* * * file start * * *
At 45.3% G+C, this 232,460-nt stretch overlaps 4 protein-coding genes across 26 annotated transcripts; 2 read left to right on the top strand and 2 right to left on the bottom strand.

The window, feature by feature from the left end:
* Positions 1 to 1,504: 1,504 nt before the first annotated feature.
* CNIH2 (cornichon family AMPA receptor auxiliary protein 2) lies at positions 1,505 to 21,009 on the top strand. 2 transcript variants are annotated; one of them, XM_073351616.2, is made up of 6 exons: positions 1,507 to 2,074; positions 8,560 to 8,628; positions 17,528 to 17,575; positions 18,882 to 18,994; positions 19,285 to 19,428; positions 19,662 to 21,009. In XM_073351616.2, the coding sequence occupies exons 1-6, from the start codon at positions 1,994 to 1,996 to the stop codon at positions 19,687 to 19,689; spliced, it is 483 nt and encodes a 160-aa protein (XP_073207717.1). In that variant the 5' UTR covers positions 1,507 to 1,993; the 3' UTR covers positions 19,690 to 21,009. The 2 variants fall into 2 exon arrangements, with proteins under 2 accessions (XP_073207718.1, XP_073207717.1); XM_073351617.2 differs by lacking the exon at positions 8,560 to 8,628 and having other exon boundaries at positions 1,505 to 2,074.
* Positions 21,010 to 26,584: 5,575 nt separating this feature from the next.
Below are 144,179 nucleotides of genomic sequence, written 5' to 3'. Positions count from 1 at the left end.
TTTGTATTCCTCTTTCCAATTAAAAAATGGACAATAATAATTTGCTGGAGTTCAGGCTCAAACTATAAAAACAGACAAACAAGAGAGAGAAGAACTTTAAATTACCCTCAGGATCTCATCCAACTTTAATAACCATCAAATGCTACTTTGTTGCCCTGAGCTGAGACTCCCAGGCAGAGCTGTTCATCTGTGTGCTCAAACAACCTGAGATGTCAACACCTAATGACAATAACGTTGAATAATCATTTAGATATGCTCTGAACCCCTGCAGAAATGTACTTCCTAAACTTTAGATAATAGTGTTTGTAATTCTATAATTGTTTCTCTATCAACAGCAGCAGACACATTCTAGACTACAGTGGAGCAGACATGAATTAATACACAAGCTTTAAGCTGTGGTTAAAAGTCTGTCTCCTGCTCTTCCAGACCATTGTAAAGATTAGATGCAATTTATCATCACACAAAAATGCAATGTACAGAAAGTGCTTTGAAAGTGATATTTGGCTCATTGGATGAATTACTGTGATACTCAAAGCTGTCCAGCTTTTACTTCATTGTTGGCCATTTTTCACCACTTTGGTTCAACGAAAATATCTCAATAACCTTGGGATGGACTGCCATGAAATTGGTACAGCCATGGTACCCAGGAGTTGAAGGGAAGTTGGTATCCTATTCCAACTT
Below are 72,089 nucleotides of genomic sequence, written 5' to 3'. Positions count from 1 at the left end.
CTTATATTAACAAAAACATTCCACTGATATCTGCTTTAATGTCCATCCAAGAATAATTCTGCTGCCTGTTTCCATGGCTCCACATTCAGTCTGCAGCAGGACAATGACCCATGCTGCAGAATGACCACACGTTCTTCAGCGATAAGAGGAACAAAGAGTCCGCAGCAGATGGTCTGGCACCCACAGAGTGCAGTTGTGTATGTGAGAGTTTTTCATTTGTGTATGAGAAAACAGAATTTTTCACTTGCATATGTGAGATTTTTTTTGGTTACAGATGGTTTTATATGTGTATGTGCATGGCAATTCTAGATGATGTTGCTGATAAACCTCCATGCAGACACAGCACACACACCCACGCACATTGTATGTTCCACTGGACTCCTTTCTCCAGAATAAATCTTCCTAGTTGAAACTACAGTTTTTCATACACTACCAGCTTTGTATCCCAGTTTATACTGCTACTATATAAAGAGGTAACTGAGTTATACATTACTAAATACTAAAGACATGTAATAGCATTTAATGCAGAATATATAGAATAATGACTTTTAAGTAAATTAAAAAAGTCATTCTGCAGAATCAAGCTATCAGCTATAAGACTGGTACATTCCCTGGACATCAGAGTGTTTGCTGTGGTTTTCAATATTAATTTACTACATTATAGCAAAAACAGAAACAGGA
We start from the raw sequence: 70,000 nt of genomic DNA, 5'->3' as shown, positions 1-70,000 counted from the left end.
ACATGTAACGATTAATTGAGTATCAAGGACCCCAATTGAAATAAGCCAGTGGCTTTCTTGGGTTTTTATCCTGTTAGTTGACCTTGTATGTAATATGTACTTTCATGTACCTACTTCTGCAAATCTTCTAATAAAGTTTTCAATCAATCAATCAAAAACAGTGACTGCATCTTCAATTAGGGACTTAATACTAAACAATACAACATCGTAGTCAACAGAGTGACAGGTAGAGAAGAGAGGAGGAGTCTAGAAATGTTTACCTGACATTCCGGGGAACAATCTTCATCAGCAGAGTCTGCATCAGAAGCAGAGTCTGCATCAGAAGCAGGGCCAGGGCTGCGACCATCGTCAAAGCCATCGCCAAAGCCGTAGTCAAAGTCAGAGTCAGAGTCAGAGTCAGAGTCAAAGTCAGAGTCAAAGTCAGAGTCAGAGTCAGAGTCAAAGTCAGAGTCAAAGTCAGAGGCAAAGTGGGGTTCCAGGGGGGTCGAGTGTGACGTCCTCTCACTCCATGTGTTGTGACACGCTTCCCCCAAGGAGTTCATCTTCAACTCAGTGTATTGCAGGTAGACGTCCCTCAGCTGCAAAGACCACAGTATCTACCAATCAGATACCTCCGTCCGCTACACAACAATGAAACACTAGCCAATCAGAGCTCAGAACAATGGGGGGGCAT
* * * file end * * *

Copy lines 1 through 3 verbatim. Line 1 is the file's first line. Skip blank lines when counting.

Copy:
At 45.3% G+C, this 232,460-nt stretch overlaps 4 protein-coding genes across 26 annotated transcripts; 2 read left to right on the top strand and 2 right to left on the bottom strand.

The window, feature by feature from the left end:
* Positions 1 to 1,504: 1,504 nt before the first annotated feature.